Opinion

Tackling the network eavesdropping risk

Why do network security problems persist? While wireless network security issues continue to make current headlines, attention has been drawn away from the fact that wired networks are often affected by many of the same weaknesses. As a result, our vulnerability to network eavesdropping continues, despite growing investment in security measures. Eavesdropping attacks are insidious, because it's difficult to know they are occurring. Once connected to a network, users may unwittingly feed sensitive information - passwords, account numbers, surfing habits, content of email messages - to an attacker, writes Tom King, applications and security manager at 3i.

Eavesdropping attacks are easy to set up and protecting against the threat calls for a multi-faceted approach. Perhaps the persistency of the problem is explained by the implementation of partial solutions, leaving gaps in what should be done about it:

Awareness.

Lack of awareness of any security issue can be dangerous and IT managers need to promote awareness and demonstrate good practice. The next time you connect to a public wireless network think about the applications you are using. Do they use strong encryption? If not, who might be listening? What could they do with the information they listen in on? If you are aware of the problem, spread the message!

Encryption.

Encryption is a great defence against eavesdropping. By only using applications and systems which use strong encryption, you can make an attacker's life far more difficult. But it isn't a panacea, for a couple of reasons:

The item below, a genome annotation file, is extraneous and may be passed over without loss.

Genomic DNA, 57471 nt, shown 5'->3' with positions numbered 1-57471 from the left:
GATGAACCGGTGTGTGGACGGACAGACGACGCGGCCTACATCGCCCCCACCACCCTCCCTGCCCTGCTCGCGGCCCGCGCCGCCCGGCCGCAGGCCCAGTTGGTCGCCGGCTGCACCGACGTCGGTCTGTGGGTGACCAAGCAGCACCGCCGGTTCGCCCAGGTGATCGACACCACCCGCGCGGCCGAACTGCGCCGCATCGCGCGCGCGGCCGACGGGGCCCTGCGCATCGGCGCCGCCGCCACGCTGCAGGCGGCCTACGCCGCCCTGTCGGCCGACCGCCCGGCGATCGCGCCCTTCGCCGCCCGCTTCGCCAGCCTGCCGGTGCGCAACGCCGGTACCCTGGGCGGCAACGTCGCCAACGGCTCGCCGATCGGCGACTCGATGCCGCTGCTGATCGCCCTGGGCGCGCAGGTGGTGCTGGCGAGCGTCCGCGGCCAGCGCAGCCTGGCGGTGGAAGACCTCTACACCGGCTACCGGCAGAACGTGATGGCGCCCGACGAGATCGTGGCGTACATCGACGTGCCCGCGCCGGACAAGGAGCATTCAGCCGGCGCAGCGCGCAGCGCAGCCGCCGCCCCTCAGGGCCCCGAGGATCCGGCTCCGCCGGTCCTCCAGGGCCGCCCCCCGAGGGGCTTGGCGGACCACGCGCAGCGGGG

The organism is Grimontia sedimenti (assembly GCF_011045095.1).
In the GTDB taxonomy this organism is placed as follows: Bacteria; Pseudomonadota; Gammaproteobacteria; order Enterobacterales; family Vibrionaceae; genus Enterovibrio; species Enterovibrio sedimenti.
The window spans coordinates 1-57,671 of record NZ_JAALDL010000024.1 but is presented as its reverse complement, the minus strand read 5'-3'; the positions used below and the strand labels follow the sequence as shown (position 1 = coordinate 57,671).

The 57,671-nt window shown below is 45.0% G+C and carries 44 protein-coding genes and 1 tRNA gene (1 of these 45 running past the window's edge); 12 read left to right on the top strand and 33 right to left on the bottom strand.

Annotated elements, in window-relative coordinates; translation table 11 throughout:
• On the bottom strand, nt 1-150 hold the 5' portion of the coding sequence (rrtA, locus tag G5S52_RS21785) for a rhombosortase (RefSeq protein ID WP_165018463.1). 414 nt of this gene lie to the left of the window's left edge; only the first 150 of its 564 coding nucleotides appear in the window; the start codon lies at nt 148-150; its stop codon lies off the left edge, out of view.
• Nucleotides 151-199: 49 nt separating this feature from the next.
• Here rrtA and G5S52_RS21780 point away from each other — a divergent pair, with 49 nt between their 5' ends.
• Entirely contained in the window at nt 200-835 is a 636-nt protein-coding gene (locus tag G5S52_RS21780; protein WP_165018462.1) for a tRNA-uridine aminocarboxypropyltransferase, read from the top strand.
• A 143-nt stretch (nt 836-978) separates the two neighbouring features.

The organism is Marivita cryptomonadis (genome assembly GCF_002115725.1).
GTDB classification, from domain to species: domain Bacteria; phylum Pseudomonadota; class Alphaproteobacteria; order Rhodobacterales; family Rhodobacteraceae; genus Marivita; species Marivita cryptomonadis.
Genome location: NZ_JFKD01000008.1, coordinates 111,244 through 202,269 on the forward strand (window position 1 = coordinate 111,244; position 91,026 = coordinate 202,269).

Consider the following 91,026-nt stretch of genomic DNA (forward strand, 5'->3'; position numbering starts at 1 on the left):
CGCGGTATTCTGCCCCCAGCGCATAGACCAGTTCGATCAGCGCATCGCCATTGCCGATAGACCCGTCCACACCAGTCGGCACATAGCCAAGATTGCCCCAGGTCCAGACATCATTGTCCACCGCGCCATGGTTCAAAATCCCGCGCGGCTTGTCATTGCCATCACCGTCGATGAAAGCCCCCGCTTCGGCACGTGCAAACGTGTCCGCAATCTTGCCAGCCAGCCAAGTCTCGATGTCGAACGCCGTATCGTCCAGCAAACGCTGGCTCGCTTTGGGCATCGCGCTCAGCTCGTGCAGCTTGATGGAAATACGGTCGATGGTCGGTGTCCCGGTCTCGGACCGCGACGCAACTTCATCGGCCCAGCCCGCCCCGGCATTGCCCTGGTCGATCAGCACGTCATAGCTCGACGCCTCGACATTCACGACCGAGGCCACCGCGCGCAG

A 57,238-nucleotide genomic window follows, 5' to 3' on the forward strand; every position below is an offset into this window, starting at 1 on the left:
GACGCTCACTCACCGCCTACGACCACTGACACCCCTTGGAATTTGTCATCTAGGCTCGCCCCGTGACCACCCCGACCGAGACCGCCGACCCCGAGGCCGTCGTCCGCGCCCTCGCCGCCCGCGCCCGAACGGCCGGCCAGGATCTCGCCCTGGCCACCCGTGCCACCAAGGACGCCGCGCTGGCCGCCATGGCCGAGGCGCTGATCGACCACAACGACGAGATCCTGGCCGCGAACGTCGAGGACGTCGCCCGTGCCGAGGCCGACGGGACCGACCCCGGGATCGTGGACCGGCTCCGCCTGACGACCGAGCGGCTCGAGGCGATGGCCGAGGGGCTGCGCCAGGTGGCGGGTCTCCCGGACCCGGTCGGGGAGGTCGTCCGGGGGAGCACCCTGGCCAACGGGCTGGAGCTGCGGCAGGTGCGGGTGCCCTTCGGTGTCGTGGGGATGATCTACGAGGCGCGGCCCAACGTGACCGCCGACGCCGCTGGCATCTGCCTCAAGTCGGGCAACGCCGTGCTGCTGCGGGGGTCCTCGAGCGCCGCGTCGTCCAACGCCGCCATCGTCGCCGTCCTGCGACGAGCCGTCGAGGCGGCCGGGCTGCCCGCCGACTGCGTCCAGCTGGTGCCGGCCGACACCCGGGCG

First, we continue to see a dual pronged attack against encrypted data. While PCs follow Moore's law and their speed increases exponentially, security tools get smarter. Faster PCs reduce the time an attacker needs to crack a password and modern password-cracking technologies ­- such as rainbow tables - can reveal passwords in seconds.

Second, unfortunately many applications do not offer encryption, or they may be configured not to use encryption by default, perhaps for performance reasons. The latter is the issue which was found to affect Gmail last year.

Network segmentation.

In the world of networks, the default position is often that "anything can access anything", which is weak from a security perspective. Why, for instance, does the salesman's laptop need network access to the HR system? Most likely it doesn't, but corporate networks tend to be configured in a manner that allows this and allows abuse. Formal network segmentation can provide a countermeasure against a number of threats, including eavesdropping.

Network access control (NAC).

One way to make eavesdropping more difficult is to prevent unauthorised users getting onto your network in the first place, "keeping the bad guys out". All that is needed to eavesdrop on many networks is physical access to the building (and even that is not needed if the network is wireless.) NAC attempts to fix this problem by ensuring that every connecting device is trusted before full network connectivity is delivered. NAC can give the network attacker a tough time.

Physical security.

Part of the "keep the bad guys out" philosophy is good physical security. Are there network points in your lobby? Network points in meeting rooms which visitors use? Do these network points offer direct connectivity to the corporate network? These kinds of weaknesses offer the unscrupulous a simple way of connecting to your corporate network, and stealing data through eavesdropping, or worse.




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This was first published in March 2008

 

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